Members of the landed gentry were upper class (not middle class); this was a highly prestigious status. Particular prestige was attached to those who inherited landed estates over a number of generations. These are often described as being from "old" families. Titles are often considered central to the upper class, but this is certainly not universally the case. For example, both Captain Mark Phillips and Vice Admiral Sir Timothy Laurence, the first and second husbands of the Princess Anne, lacked any rank of peerage, yet could scarcely be considered anything other than upper class.
The agricultural sector's middle class, on the other hand, comprise the larger tenant farmers, who rent land from the landowners, and yeoman farmers, who were defined as "a person qualified by possessing free land of forty shillings annual [feudal] value, and who can serve on juries and vote for a Knight of the Shire. He is sometimes described as a small landowner, a farmer of the middle classes." Anthony Richard Wagner, Richmond Herald wrote that "a Yeoman would not normally have less than 100 acres" (40 hectares) and in social status is one step down from the gentry, but above, say, a husbandman. So while yeoman farmers owned enough land to support a comfortable lifestyle, they nevertheless farmed it themselves and were excluded from the "landed gentry" because they worked for a living, and were thus "in trade" as it was termed. Apart from a few "honourable" professions connected with the governing elite (the clergy of the established church, the officer corps of the British Armed Forces, the diplomatic and civil services, the bar or the judiciary), such occupation was considered demeaning by the upper classes, particularly by the 19th century, when the earlier mercantile endeavours of younger sons were increasingly discontinued. Younger sons, who could not expect to inherit the family estate, were instead urged into professions of state service. It became a pattern in many families that while the eldest son would inherit the estate and enter politics, the second son would join the army, the third son go into law, and the fourth son join the church.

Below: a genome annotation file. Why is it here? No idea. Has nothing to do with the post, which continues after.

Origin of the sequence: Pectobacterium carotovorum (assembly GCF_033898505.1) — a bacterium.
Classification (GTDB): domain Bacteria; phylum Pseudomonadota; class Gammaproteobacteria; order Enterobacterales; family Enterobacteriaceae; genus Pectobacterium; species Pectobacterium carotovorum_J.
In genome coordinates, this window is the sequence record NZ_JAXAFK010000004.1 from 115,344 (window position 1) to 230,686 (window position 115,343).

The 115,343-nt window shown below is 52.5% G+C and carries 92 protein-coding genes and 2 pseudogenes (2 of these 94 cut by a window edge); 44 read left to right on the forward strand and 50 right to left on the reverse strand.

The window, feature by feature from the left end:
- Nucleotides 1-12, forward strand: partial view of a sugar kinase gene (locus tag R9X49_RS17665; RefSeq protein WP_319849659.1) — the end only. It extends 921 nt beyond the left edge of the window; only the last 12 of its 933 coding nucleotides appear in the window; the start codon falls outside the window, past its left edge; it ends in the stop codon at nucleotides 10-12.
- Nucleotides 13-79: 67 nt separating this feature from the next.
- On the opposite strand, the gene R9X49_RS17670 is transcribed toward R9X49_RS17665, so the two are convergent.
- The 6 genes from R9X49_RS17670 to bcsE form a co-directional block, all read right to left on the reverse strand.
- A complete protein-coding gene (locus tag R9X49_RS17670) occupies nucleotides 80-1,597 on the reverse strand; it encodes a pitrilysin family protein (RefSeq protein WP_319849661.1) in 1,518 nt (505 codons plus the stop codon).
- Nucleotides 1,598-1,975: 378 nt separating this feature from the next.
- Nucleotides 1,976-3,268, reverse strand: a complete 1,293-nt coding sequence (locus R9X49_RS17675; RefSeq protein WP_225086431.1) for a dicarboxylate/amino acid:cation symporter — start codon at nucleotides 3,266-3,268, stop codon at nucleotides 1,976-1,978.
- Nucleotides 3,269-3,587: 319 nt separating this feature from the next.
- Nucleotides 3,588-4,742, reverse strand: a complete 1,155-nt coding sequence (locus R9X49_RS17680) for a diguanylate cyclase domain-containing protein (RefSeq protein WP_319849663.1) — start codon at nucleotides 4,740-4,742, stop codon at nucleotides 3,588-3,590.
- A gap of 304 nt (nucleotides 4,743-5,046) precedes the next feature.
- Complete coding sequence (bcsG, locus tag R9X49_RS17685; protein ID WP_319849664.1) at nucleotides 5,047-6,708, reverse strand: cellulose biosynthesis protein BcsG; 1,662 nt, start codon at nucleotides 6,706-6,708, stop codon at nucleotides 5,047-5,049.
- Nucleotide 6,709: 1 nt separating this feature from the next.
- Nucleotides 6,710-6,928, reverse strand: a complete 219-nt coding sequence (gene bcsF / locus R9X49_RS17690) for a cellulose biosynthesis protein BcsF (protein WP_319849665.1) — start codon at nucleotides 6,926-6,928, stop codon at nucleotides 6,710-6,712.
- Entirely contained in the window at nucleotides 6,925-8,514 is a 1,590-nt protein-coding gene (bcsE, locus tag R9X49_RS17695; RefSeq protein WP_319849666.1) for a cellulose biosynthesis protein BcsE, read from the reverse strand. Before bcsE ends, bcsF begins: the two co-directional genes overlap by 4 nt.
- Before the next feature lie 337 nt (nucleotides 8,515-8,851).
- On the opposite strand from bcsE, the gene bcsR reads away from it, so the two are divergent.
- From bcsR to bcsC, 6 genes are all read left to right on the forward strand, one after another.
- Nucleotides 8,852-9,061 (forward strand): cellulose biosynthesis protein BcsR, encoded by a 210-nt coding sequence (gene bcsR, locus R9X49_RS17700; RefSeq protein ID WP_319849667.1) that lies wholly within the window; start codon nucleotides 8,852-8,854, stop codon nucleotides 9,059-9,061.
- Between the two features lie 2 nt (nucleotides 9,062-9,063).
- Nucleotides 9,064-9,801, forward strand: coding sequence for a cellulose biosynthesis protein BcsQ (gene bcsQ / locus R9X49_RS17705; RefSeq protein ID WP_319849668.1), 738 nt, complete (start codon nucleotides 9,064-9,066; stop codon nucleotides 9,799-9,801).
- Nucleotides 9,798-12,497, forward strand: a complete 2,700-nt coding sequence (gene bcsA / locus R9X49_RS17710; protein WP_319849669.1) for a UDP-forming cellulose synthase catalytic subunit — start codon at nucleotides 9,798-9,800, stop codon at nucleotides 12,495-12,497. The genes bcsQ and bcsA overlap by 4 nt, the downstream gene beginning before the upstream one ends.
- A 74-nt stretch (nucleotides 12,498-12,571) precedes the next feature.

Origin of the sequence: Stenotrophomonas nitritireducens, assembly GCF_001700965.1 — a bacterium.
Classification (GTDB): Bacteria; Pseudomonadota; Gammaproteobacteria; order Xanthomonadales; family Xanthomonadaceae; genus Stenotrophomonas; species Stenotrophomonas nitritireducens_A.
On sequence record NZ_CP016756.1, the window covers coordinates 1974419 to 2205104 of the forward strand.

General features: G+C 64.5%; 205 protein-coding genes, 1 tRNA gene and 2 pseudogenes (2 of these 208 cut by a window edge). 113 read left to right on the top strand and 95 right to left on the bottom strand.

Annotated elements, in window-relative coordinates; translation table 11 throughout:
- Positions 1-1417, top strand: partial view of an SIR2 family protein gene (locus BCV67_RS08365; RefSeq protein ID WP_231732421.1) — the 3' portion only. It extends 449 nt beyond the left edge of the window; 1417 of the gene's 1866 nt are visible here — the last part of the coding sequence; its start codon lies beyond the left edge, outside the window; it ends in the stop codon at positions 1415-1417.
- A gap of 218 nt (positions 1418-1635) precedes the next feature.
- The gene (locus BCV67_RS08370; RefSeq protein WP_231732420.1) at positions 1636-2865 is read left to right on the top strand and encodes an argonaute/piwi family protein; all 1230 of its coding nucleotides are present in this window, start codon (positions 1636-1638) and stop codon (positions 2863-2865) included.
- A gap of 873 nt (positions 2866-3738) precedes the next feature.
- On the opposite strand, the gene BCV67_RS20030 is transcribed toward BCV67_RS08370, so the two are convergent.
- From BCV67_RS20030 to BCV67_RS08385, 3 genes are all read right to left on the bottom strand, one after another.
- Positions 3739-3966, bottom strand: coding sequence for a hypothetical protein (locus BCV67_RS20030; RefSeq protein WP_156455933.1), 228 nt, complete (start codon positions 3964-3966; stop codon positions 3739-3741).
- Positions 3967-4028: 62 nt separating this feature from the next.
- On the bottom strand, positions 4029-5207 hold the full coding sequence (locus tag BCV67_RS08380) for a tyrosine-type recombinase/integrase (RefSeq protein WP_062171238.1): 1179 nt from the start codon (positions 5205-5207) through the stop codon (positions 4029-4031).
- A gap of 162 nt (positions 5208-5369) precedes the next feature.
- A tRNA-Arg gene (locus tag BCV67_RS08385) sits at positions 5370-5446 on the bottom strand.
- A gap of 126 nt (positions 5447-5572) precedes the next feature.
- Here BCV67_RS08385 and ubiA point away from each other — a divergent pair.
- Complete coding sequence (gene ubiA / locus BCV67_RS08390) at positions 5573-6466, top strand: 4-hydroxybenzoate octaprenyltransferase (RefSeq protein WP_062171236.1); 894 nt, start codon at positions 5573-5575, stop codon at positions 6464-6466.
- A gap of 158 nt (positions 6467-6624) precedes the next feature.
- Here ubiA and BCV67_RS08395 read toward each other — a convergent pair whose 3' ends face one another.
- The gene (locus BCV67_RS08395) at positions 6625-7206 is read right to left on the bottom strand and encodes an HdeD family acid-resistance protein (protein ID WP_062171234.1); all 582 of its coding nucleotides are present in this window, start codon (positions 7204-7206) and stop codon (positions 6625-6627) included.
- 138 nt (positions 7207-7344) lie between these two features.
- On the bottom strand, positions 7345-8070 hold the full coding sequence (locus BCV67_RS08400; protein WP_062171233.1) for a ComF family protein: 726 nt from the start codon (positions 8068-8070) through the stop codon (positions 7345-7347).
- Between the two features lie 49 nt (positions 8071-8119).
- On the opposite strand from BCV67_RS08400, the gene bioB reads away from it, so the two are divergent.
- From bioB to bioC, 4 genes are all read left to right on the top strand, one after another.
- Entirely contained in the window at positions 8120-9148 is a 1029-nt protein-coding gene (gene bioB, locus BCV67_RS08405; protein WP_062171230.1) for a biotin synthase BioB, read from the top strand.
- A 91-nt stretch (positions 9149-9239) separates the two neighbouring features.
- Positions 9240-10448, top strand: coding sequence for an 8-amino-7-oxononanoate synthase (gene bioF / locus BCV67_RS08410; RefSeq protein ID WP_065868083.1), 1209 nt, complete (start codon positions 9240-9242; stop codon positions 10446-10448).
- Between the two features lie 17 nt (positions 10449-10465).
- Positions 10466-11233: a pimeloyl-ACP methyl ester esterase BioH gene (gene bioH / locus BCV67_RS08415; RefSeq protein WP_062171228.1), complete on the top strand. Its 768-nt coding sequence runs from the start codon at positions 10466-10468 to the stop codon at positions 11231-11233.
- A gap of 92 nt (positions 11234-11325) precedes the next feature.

Persons who are closely related to peers are also more correctly described as gentry than as nobility, since the latter term, in the modern British Isles, is synonymous with peer. However, this popular usage of nobility omits the distinction between titled and untitled nobility. The titled nobility in Britain are the peers of the realm, whereas the untitled nobility comprise those here described as gentry.